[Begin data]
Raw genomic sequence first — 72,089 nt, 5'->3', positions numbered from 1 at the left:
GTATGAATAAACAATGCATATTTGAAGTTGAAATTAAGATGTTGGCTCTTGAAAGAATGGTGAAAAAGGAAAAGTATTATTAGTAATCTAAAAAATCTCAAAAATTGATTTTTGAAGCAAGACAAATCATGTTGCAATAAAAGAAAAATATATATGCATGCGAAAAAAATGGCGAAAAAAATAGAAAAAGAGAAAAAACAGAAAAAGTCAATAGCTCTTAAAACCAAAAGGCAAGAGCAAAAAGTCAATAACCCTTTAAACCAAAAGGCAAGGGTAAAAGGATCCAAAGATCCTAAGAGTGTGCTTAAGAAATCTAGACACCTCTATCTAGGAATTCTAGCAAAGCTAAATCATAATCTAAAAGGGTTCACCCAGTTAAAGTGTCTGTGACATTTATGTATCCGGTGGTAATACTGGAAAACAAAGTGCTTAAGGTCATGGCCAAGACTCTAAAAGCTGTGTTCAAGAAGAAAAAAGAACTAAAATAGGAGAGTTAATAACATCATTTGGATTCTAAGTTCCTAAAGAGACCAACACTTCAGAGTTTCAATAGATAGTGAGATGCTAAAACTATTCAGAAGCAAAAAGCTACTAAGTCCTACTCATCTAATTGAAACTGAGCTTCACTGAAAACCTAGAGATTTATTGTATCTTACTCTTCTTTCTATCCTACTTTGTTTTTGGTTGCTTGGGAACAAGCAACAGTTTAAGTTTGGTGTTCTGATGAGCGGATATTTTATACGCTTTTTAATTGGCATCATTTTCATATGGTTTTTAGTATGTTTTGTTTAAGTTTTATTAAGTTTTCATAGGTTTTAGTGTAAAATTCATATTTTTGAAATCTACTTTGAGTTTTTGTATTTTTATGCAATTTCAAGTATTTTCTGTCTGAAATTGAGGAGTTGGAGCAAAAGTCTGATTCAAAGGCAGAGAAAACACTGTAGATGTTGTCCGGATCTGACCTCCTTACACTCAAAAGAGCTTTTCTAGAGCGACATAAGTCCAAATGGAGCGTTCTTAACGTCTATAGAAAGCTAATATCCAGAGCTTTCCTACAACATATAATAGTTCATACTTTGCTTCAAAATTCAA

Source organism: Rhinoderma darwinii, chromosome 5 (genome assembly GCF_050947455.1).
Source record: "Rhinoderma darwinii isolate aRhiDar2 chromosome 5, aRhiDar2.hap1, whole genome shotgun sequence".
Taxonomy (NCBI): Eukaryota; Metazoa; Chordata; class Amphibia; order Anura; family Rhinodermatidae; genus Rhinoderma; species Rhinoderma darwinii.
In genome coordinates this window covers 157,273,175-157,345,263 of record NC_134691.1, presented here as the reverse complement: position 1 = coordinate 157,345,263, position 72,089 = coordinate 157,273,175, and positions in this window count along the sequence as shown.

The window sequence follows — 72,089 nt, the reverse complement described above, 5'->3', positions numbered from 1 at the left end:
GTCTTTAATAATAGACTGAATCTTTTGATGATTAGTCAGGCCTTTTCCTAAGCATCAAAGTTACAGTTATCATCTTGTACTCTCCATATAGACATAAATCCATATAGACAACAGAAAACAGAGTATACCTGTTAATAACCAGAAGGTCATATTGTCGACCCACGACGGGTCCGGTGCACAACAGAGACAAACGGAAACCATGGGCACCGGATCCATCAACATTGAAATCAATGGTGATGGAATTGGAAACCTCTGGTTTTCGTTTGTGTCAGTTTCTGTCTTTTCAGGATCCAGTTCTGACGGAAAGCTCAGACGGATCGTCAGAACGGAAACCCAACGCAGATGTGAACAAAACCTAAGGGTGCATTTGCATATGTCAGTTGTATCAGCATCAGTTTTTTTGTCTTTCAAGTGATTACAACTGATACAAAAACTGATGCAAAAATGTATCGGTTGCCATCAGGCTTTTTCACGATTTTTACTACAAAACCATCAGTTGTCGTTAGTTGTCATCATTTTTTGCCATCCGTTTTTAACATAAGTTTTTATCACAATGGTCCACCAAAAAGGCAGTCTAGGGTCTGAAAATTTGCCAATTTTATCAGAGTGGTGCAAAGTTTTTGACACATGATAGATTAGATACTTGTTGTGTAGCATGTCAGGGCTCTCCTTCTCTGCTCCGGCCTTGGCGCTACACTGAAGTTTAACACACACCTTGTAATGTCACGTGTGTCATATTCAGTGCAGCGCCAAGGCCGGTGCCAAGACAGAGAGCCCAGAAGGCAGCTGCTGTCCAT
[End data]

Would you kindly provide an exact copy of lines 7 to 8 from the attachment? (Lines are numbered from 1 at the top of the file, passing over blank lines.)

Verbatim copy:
The window sequence follows — 72,089 nt, the reverse complement described above, 5'->3', positions numbered from 1 at the left end:
GTCTTTAATAATAGACTGAATCTTTTGATGATTAGTCAGGCCTTTTCCTAAGCATCAAAGTTACAGTTATCATCTTGTACTCTCCATATAGACATAAATCCATATAGACAACAGAAAACAGAGTATACCTGTTAATAACCAGAAGGTCATATTGTCGACCCACGACGGGTCCGGTGCACAACAGAGACAAACGGAAACCATGGGCACCGGATCCATCAACATTGAAATCAATGGTGATGGAATTGGAAACCTCTGGTTTTCGTTTGTGTCAGTTTCTGTCTTTTCAGGATCCAGTTCTGACGGAAAGCTCAGACGGATCGTCAGAACGGAAACCCAACGCAGATGTGAACAAAACCTAAGGGTGCATTTGCATATGTCAGTTGTATCAGCATCAGTTTTTTTGTCTTTCAAGTGATTACAACTGATACAAAAACTGATGCAAAAATGTATCGGTTGCCATCAGGCTTTTTCACGATTTTTACTACAAAACCATCAGTTGTCGTTAGTTGTCATCATTTTTTGCCATCCGTTTTTAACATAAGTTTTTATCACAATGGTCCACCAAAAAGGCAGTCTAGGGTCTGAAAATTTGCCAATTTTATCAGAGTGGTGCAAAGTTTTTGACACATGATAGATTAGATACTTGTTGTGTAGCATGTCAGGGCTCTCCTTCTCTGCTCCGGCCTTGGCGCTACACTGAAGTTTAACACACACCTTGTAATGTCACGTGTGTCATATTCAGTGCAGCGCCAAGGCCGGTGCCAAGACAGAGAGCCCAGAAGGCAGCTGCTGTCCAT